Faculty Research: Money & Motivation
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Featuring Jason Sydnor
You're dead tired. It was a long day at work, and although you had every intention of hitting the gym when you packed that workout duffel this morning, it couldn't sound more unappealing now. At this point, you wouldn't go if someone paid you.
As it turns out, that may not be far from the truth.
In a study with my co-authors—Mariana Carrera of Case Western Reserve University, Heather Royer of University of California, Santa Barbara, and Mark Stehr of Drexel University—we looked at whether giving people a financial incentive to go to the gym would boost their chances of making exercise a habit. There is a large body of research on effecting behavioral change, but our study was the first to focus on new gym members—catching individuals at a time when they would theoretically be the most motivated. We wanted to better understand how to help people transform resistance into the positive behaviors that would allow them to succeed.
We randomized participants into groups that would receive one of three incentives to go to the gym at least nine times in six weeks: $30, $60, or a participant-selected item worth $30 sold on Amazon.com. Hitting nine visits in the first six weeks would require new members to go to the gym an average of one-and-a-half times per week, which would seem doable given that the average new member stated that they planned to go three times per week. We chose this target because our research on visit patterns for new members at the gym showed that typically only half of them would actually make nine visits in their first six weeks. We aimed to see if a small financial incentive could change that and get more people closer to their goals.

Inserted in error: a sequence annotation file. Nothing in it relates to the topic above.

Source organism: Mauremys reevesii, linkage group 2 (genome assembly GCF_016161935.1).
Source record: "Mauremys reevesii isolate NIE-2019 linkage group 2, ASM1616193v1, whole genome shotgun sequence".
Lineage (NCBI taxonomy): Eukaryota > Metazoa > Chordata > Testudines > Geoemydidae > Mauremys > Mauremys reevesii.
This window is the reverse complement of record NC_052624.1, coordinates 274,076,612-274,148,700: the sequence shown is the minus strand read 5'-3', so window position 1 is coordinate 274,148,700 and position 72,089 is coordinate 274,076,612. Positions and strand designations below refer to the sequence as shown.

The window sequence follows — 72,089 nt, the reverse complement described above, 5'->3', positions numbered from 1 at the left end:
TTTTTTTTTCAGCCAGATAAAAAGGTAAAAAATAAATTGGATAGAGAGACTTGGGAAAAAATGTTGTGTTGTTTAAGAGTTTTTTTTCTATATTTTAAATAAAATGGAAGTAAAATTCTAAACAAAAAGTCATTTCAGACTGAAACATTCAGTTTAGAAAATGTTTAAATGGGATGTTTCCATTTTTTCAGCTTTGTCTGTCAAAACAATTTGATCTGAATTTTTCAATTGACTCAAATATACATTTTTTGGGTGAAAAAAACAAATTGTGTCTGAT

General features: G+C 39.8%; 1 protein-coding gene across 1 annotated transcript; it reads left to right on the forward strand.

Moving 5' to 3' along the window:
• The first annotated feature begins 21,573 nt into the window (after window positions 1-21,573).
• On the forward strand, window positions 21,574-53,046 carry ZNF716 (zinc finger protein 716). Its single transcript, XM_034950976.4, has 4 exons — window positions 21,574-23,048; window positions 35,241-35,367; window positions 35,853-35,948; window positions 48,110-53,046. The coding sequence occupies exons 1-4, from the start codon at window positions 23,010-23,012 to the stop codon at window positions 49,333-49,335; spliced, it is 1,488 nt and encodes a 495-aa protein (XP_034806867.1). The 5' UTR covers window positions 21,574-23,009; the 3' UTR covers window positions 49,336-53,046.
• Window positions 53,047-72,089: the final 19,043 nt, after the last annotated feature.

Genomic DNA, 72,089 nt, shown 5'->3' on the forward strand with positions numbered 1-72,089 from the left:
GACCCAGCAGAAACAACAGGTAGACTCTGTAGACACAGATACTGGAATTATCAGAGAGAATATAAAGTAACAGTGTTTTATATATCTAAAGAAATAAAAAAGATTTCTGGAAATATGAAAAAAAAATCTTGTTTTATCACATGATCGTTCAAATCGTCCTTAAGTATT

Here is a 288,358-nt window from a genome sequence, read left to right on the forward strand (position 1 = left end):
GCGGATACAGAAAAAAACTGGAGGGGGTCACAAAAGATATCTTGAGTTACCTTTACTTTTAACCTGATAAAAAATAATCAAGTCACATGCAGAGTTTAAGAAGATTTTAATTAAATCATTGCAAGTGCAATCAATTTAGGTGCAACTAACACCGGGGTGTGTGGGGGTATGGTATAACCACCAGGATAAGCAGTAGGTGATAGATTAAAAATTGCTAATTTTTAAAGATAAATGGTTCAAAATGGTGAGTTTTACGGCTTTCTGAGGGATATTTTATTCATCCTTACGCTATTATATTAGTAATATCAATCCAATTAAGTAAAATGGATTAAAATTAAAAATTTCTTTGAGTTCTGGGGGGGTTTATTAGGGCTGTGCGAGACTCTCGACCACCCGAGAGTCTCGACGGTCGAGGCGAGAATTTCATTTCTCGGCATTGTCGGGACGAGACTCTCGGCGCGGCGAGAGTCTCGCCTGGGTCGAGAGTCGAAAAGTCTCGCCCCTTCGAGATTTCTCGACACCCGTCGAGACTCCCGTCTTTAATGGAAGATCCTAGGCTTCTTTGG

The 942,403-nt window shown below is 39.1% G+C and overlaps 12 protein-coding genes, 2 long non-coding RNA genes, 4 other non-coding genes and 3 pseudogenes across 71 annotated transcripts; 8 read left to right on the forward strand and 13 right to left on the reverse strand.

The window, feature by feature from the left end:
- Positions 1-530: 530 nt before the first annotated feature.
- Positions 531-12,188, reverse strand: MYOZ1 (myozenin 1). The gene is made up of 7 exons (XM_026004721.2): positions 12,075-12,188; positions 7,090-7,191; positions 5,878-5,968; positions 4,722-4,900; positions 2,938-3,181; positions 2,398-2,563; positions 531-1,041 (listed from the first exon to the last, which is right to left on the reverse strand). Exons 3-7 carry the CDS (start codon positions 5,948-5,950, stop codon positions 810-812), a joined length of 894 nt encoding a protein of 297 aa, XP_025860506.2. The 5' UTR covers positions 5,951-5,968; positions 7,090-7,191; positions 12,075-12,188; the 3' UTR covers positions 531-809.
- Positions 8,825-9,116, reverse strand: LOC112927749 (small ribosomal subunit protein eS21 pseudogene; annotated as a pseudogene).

What we found, though, was that none of these three incentives changed how often participants went to the gym. In our initial survey, 95 percent of new members told us they planned on going more than once per week during the six-week period. In reality, only 63 percent hit that average in the first month, and that figure dropped down to 34 percent during the second month. New members were overly-optimistic about their odds of getting to the gym, and we saw this reflected in that steep decline during those initial months.